Whitesburg KY
Mostly clear
Mostly clear

It was cold at Sampson

When war broke out in Korea in June 1950, I was one of the first airmen to volunteer to open one of the bases that the United States needed to train the new recruits that would be coming into the military. There would be 32 enlisted and officers assigned to Sampson Field, Geneva, N.Y.

Most of the airmen that left the Air Training Command for this new base were from the northeast area. I was not one of them, and was somewhat disappointed with Samson and Geneva, N.Y.

I arrived Dec. 19, 1950, a couple of months before basic training would start, and within days and weeks other permanent airmen arrived, all from southern bases, and it was a very cold winter.

It was more like an outdoor camping trip than a military base. The weeds were high, windows were broken out, and doors were missing. Water lines were frozen, and not many of us southern boys knew how to fire a furnace.

Wives and children were left behind, as there was no place to live that we could afford, as the prices in town went up as soon as we arrived. Everyone was in an old World War II barracks near the lake.

I will always remember the cold. I had never experienced cold like it was at Sampson. There were a couple of days it was so cold (-20 degrees) that we could not go outside for formation or get the old Navy bus started to take us to breakfast.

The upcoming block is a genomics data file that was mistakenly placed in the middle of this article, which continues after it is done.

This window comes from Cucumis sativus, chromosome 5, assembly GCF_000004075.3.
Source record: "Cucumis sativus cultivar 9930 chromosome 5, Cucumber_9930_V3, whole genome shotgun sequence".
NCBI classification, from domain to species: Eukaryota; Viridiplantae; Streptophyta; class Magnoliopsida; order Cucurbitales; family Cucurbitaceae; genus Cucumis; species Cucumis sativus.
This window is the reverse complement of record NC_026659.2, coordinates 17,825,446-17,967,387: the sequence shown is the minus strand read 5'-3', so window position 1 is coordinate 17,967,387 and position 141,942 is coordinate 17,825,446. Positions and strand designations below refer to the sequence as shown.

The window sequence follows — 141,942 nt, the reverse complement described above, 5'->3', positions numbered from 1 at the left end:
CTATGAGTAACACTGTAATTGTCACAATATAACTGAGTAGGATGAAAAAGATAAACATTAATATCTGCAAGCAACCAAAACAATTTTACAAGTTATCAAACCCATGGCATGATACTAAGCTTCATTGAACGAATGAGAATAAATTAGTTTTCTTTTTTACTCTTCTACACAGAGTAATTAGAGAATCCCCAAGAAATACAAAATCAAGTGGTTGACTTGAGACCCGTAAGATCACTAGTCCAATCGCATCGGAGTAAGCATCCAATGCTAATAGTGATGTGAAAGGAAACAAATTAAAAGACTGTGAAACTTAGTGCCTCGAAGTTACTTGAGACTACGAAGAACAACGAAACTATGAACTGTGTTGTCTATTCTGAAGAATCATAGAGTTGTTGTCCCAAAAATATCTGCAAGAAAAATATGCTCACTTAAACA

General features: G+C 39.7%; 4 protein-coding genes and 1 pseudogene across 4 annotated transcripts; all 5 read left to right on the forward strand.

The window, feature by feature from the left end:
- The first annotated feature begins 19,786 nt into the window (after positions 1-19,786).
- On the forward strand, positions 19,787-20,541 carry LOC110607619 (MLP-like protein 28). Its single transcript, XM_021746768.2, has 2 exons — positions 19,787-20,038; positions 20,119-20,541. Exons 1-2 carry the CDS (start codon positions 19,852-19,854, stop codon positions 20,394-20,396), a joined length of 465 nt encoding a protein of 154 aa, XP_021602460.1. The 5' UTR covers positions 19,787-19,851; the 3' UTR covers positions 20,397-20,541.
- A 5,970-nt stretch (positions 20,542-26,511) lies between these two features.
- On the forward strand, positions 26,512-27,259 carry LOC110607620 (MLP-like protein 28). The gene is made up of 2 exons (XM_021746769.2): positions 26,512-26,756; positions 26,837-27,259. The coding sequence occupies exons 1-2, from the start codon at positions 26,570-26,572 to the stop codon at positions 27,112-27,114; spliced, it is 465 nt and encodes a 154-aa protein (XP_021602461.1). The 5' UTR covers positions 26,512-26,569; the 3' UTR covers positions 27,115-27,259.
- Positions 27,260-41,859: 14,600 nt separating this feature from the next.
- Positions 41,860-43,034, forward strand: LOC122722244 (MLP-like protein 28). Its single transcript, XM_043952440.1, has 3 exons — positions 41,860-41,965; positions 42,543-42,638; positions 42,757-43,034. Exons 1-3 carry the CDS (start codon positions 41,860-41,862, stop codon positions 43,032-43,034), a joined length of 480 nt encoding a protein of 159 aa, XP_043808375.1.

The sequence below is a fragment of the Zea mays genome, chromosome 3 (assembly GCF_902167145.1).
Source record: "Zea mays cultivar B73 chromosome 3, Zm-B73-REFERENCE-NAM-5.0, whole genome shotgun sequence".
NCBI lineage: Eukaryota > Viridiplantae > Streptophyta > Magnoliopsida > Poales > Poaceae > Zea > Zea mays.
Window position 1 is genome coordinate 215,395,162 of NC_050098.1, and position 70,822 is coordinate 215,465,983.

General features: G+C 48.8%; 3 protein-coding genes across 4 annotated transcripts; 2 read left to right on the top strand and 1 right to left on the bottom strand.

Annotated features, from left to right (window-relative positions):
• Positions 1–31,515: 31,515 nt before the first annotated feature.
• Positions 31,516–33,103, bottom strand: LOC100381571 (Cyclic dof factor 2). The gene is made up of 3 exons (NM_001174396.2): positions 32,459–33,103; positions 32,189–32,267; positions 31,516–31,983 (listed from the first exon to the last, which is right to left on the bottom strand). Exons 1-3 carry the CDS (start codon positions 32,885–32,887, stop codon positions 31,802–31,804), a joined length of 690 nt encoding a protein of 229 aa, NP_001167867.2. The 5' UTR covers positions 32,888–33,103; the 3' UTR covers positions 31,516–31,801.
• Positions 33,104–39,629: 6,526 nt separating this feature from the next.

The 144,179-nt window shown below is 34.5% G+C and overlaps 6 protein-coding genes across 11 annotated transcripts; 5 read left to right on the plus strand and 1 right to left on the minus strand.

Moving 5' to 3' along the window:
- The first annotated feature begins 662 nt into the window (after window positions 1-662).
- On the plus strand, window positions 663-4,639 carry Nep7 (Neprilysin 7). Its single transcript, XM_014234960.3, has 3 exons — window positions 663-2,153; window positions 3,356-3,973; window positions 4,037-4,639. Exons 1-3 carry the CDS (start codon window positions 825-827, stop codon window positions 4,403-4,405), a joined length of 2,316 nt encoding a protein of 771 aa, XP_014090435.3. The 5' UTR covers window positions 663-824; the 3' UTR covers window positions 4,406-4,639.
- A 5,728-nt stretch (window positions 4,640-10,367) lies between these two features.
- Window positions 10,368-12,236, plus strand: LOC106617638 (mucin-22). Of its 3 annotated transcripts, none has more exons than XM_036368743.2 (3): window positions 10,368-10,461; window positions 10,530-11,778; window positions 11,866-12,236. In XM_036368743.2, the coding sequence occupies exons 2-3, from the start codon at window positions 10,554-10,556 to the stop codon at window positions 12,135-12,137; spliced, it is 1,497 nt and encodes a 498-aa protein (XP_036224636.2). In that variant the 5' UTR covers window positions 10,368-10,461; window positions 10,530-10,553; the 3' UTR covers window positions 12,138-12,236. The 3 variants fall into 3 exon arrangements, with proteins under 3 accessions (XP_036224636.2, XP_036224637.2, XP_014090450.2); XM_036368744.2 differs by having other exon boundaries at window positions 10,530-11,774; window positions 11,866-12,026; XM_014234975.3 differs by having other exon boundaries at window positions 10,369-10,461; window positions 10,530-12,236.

There was no heat in the barracks, they only kept the heat on for a couple of hours every night. If you washed any clothing at night, it was frozen stiff in the morning.

About six months later some of the barracks were converted into apartments for the families to move into, and as I was the only printer on base and key personnel, I sent for my family and was the first to move into one of the barracks.

When the Navy left the base after World War II, it seemed to lock the gate and walk out. It left behind cars, bicycles, and Cushman scooters in the motor pool. A couple of small boats were found tied up on the dock.

We had a grand time pilfering the base until a few officers arrived and put a stop to it.

After the Navy left in 1946, the New York State Police moved on to the base and used everything on base for target practice for a couple of years. They even shot out most of the windows in the old barracks.

The printing department was opened six days a week. We started as a one-man shop, and had over 20 printers when I left four years later when the war was over.

Sampson had the longest winters of any base I’ve ever been assigned to.

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